As they spoke, the scholars found their words re-engaged as gestures, movement and language repeated back and reinterpreted by the performers. Quite simply, the scholars became the unannounced conductors of the work creating a new timbre within the musical framework. Looping around language and sound; image and body created a seamless interaction between performer and commentator, conductor and player. Here I discovered a new frequency of how to treat the ‘public lecture’ within this canvas, a true intersection between scholarly research and artistic expression.
“[The workshop] …was one of the most inspiring, enriching, and intellectually rejuvenating experiences I have had as an academic. Seeing my thoughts and words translated into movement and hearing how my thinking related to other scholars in various disciplines at the university was just an experience felt like a true example of interdisciplinary engagement. These are the types of intellectually and emotionally challenging experiences I thought I would have more of as an academic, frankly…It has made me think more broadly, of what it means to have intellectual conversations.”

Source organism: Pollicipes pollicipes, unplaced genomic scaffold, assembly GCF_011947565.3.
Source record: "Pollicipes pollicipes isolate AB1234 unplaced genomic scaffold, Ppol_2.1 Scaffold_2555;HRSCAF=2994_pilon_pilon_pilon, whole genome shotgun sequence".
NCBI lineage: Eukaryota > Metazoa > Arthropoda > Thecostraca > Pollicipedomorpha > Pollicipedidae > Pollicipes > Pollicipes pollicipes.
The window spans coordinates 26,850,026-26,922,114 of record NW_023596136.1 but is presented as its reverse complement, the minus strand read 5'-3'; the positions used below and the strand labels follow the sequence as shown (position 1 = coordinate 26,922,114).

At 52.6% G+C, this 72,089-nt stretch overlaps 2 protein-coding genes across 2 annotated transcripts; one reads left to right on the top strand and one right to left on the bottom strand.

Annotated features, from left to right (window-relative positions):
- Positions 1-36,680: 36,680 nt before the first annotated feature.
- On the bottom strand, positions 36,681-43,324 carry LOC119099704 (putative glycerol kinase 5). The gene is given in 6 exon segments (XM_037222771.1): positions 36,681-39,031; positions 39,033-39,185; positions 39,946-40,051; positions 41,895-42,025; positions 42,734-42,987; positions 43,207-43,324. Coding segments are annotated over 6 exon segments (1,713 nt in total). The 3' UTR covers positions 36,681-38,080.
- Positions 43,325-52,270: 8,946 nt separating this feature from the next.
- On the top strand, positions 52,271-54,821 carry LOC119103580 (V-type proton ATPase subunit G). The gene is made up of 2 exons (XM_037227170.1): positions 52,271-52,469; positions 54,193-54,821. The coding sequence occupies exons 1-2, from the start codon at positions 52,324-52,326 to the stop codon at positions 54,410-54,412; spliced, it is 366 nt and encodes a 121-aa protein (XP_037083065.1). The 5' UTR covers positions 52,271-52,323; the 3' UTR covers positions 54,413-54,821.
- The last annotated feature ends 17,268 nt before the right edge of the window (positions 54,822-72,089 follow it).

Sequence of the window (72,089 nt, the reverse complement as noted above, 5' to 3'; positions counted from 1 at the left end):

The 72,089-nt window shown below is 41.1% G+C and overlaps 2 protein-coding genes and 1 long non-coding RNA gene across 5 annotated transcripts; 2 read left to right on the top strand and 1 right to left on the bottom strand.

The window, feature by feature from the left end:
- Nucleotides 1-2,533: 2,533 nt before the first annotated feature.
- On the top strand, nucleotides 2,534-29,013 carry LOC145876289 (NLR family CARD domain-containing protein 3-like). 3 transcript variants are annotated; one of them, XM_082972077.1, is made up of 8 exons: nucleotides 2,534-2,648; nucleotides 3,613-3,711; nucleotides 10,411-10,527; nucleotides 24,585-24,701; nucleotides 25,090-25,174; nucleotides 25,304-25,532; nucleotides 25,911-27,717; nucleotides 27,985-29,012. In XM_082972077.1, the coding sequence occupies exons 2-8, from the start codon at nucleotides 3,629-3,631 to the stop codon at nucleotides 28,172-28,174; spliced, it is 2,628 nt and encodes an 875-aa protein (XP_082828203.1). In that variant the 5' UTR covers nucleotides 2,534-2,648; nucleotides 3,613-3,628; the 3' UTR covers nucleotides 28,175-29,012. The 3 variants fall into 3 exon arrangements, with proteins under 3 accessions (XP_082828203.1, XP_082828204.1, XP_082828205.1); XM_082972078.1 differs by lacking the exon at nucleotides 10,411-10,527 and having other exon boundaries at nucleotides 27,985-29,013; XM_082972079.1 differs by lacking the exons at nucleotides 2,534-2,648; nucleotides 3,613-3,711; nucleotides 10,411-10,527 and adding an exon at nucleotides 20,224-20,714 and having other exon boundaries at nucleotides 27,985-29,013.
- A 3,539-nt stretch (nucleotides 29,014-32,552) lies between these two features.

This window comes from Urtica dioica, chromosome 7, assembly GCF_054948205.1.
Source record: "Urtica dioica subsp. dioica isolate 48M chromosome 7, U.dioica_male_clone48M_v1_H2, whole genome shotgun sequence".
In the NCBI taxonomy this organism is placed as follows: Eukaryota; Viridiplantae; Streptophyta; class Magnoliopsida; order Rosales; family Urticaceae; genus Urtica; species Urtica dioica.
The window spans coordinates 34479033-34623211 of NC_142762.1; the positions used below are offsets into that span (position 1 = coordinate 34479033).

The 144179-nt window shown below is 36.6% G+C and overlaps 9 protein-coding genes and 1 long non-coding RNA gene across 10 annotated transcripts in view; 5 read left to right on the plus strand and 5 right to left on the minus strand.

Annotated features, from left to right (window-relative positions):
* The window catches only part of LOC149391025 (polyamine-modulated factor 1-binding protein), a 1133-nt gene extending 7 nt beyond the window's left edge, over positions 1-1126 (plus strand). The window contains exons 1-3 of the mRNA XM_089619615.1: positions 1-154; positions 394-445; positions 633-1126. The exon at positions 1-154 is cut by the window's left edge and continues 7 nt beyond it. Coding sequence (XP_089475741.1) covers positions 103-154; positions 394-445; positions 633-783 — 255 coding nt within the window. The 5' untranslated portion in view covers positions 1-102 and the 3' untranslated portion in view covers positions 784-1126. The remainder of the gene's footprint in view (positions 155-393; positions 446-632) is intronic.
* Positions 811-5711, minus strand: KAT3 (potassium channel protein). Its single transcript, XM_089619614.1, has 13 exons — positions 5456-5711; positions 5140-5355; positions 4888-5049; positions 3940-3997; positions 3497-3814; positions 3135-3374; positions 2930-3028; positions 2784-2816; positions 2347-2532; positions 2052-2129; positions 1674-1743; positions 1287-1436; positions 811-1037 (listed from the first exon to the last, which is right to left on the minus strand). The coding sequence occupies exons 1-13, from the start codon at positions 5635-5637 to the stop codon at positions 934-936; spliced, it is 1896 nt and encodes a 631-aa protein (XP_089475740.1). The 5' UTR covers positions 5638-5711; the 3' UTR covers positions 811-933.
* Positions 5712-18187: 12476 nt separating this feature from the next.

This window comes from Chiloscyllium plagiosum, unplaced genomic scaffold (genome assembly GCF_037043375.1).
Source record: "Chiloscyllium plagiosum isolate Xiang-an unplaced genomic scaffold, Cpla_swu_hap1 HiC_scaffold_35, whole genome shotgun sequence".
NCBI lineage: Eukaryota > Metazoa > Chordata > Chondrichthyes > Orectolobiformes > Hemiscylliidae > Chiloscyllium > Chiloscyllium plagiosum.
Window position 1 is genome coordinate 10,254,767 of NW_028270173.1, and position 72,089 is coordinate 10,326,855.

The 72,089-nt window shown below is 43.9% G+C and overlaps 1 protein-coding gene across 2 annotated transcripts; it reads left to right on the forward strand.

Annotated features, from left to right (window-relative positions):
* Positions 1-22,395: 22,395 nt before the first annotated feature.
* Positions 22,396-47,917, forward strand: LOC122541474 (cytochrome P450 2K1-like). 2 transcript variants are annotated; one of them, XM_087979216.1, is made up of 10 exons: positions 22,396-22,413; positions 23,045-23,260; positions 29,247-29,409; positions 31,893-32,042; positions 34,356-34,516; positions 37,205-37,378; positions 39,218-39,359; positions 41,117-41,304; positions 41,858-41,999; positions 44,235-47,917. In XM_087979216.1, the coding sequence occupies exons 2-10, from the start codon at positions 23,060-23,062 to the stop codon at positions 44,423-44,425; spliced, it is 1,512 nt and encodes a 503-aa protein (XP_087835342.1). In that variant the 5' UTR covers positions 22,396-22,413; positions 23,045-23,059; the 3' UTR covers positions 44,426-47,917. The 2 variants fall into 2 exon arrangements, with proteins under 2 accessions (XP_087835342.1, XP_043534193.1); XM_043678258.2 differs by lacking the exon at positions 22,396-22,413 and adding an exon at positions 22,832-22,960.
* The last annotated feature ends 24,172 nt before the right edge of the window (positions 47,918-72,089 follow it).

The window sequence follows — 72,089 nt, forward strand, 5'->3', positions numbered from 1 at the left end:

— Megan Mackenzie, Professor of Gender and War, The University of Sydney
At last, back to the question – what holds it all together? In bringing a disparate assemblage of my ideas, uncertainties, frustrations, and needs to the audience, I seek not their approval but rather their engagement. I ask them to pay attention and to feel, to be present, and to puzzle through it with me. My artistic approach is in all ways collaborative, and this continues to dominate my work life in both theatre and academia.
After engaging in free play, ‘the foul of the air’ began to take shape. Working with Stifter’s Dinge as my blueprint, I have decoded it into a series of maps and coordinates that I will recode with my own elements of actors, musicians, and environmental elements. I will create a home for Charlotte Wood’s characters that is beyond design and imbue space that no longer remains a place of shelter and refuge, but a quiet place for violence in plain sight.